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The Divine Madness of Bill Laswell

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The Divine Madness of Bill Laswell

As a “Bassist and producer Bill Laswell was pretty much a one-man industry in the 1980s and 1990s. He first came to prominence working on albums like Brian Eno’s On Land and Eno’s collaboration with David Byrne, My Life In The Bush Of Ghosts. Working with small labels like Celluloid and Enemy, he made crazily eclectic albums with his musical collective Material, pulling tricks like putting free jazz saxophonist Archie Shepp and a then-unsigned Whitney Houston together on a version of Soft Machine’s Memories. Beginning in the mid ‘80s, he came into his own, producing Herbie Hancock’s massive hit Rockit Mick Jagger’s solo outing She’s the Boss and PiL’s Album. He also worked with Motörhead, the Ramones, Iggy Pop, and White Zombie as the decade continued, while forming the fearsome noise/jazz/metal improv quartet Last Exit with saxophonist Peter Brötzmann, guitarist Sonny Sharrock, and drummer Ronald Shannon Jackson.

Photographs from Essaouira session with Maleem Mahmoud Ghania and Pharooah Sanders

“In the 1990s, Mr Laswell’s cultural stock was at an all-time high, and he launched the Axiom label through Island Records. He put out albums by international artists (L. Shankar, Simon Shaheen, the Master Musicians of Jajouka), rock legends going in new directions (Ginger Baker), avant-garde jazz pioneers (Henry Threadgill, Sonny Sharrock), and his own projects Material and Praxis, not to mention compilations that explored his interests in dub, hip-hop, and whatever else crossed his radar. (Mr) Laswell has always been an evangelist for what he calls “collision music,” combining players from a variety of backgrounds and traditions and seeing what emerges. With Axiom releases, you might get something hypnotic and breathtakingly beautiful, or you might get dub with tablas and some underpowered saxophone on top. At the same time, though, he was able to spend Island’s money traveling internationally to record traditional music with modern equipment.” ²

Today almost all of Mr Laswell’s over one hundred (closer to two hundred, by some estimates) have been consolidated under the imprint M.O.D. Technologies, a largely digital one that is administrated by him and is available through his Bandcamp page.

Ghosts and Spirits

But no one can deny that Bill Laswell’s experience of music is through infinitely more than sound; rather it seems to have a sense of taste and smell; a kind of relationship that goes beyond the artistic tenets of shape, colour and form to something more visceral. One has only to listen to Dreams of Freedom: Ambient Translations of Bob Marley in Dub to have a sense of how Mr Laswell is able to penetrate the flesh of the music to relate to it almost as a musical anthropophage. The result is music in which the aura of Bob Marley swirls in clouds of colours that conjure the rhythmic dance of Mr Marley himself. Reaching the pinnacle of this ability to almost “devour” a music Mr Laswell produced the celebrated disc, Panthalassa: The Music of Miles Davis 1969–1974 for Sony Music in 1998.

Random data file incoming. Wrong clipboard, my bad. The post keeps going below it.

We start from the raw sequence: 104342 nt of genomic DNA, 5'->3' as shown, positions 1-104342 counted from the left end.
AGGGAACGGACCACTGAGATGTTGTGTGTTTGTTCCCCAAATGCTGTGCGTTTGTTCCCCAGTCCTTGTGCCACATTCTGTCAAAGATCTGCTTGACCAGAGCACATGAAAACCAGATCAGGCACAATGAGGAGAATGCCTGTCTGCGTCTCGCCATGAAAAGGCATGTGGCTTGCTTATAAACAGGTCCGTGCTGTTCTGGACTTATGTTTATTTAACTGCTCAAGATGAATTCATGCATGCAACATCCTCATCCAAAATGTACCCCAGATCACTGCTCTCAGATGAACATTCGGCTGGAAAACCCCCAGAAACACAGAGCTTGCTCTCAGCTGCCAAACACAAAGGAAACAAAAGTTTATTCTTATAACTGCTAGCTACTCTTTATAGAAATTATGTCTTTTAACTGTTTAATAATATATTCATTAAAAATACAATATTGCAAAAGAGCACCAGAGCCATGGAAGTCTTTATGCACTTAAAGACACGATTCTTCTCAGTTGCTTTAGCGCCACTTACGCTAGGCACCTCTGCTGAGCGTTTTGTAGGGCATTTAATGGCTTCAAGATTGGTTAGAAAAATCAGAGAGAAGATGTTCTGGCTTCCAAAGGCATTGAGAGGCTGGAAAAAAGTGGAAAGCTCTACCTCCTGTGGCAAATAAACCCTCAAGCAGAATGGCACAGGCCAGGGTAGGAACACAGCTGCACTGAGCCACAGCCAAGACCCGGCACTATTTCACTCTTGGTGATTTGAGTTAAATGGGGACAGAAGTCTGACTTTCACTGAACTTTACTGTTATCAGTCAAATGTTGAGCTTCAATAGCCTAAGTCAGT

Writing in The Village Voice when the record was released, Robert Christgau declared he would play the album as often as the electric-period Davis records In a Silent Way and Jack Johnson (1971). He also declared that listeners unfamiliar with Mr Davis’ fusion albums would find it to be “a passport to provisional utopia” in Panthalassa, he said, “Metastructures condensed, themes highlighted, beats punched up by a master tinkerer who’s loved them forever, the transcendent buzz of electric Miles nevertheless remains undulant, unpredictable, perverse—and so relaxed about getting where it’s not actually going that newcomers will find it hard to imagine how much more unhurriedly it might arrive.”

There is almost no one of any significance who has not sought Mr Laswell for his musicianship, his ability to produce a recording or – in many instances – both aspects of the art. From Herbie Hancock with whom he won a Grammy Award, to Mick Jagger, Iggy Pop to Laurie Anderson, Whitney Houston and Nona Hendryx to Pharoah Sanders, Byard Lancaster, From Gigi, Toshinori Kondo and Hideo Yamaki to Bootsy Collins, Buckethead and from Pete Namlook and Sultan Khan to Sussan Deyhim, whose memorable recording Madman of God Mr Laswell shepherded to its glory. But perhaps the most exquisite material Mr Laswell has ever worked on is the slew of recordings he has done with The Last Poets and the eerily beautiful Baptism of Solitude with works by Paul Bowles, and the daring, explosive work T.A.Z based on the writings of the anarchist and cultural assassin, Hakim Bey.

Footprint of a Giant

And then there are those historic recordings he made in Morocco with the Gnawas and the Master Musicians of Jajouka: The Trance of Seven Colors (Maleem Mahmoud Ghania and Pharoah Sanders made in Essaouira) and Apocalypse Across the Sky and Next Dream with Bachir Attar and the Master Musicians of Jajouka. Mr Laswell’s work in Morocco owes a debt, in part, to the seminal writings of Brion Gysin and William Burroughs, as well as to

Jane and Paul Bowles

that Jane and Paul Bowles. These were early western pioneers who plunged into the mysterious world of North African adepts, and Gnawa spiritualism and as well magic. However, the manner in which Mr Laswell found a way for the African and Western cultures to collide seemed to come from the inside of a musical vortex where the spirits danced in the flesh producing heady music that rose into a rarefied realm.

² Phil Freeman on Bill Laswell from Bandcamp

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